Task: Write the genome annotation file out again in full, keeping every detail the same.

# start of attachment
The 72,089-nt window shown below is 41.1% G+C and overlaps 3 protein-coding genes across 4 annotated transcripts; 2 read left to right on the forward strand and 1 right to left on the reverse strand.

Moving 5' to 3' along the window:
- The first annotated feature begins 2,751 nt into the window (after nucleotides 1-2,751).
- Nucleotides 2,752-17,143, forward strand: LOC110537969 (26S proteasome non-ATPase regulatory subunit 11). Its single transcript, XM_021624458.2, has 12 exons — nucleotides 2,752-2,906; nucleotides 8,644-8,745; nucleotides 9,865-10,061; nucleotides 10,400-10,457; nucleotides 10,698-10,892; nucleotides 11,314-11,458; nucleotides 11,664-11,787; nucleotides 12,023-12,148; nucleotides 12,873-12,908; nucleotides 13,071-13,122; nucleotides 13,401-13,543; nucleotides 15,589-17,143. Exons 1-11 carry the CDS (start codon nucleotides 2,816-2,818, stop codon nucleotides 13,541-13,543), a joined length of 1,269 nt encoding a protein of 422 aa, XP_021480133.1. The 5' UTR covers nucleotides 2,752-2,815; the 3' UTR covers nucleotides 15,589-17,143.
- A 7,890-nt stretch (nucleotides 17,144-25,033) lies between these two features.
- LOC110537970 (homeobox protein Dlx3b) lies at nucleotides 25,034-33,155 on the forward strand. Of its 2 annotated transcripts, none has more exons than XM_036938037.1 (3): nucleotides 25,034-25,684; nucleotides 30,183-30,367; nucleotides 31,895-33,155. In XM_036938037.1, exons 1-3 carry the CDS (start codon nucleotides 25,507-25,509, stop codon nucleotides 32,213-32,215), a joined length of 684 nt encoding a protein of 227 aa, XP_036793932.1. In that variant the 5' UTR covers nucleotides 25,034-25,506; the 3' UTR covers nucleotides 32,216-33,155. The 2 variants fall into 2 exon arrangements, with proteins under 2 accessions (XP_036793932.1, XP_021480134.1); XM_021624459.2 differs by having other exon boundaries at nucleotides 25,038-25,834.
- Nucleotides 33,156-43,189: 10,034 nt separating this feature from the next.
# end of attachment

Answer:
The 72,089-nt window shown below is 41.1% G+C and overlaps 3 protein-coding genes across 4 annotated transcripts; 2 read left to right on the forward strand and 1 right to left on the reverse strand.

Moving 5' to 3' along the window:
- The first annotated feature begins 2,751 nt into the window (after nucleotides 1-2,751).
- Nucleotides 2,752-17,143, forward strand: LOC110537969 (26S proteasome non-ATPase regulatory subunit 11). Its single transcript, XM_021624458.2, has 12 exons — nucleotides 2,752-2,906; nucleotides 8,644-8,745; nucleotides 9,865-10,061; nucleotides 10,400-10,457; nucleotides 10,698-10,892; nucleotides 11,314-11,458; nucleotides 11,664-11,787; nucleotides 12,023-12,148; nucleotides 12,873-12,908; nucleotides 13,071-13,122; nucleotides 13,401-13,543; nucleotides 15,589-17,143. Exons 1-11 carry the CDS (start codon nucleotides 2,816-2,818, stop codon nucleotides 13,541-13,543), a joined length of 1,269 nt encoding a protein of 422 aa, XP_021480133.1. The 5' UTR covers nucleotides 2,752-2,815; the 3' UTR covers nucleotides 15,589-17,143.
- A 7,890-nt stretch (nucleotides 17,144-25,033) lies between these two features.
- LOC110537970 (homeobox protein Dlx3b) lies at nucleotides 25,034-33,155 on the forward strand. Of its 2 annotated transcripts, none has more exons than XM_036938037.1 (3): nucleotides 25,034-25,684; nucleotides 30,183-30,367; nucleotides 31,895-33,155. In XM_036938037.1, exons 1-3 carry the CDS (start codon nucleotides 25,507-25,509, stop codon nucleotides 32,213-32,215), a joined length of 684 nt encoding a protein of 227 aa, XP_036793932.1. In that variant the 5' UTR covers nucleotides 25,034-25,506; the 3' UTR covers nucleotides 32,216-33,155. The 2 variants fall into 2 exon arrangements, with proteins under 2 accessions (XP_036793932.1, XP_021480134.1); XM_021624459.2 differs by having other exon boundaries at nucleotides 25,038-25,834.
- Nucleotides 33,156-43,189: 10,034 nt separating this feature from the next.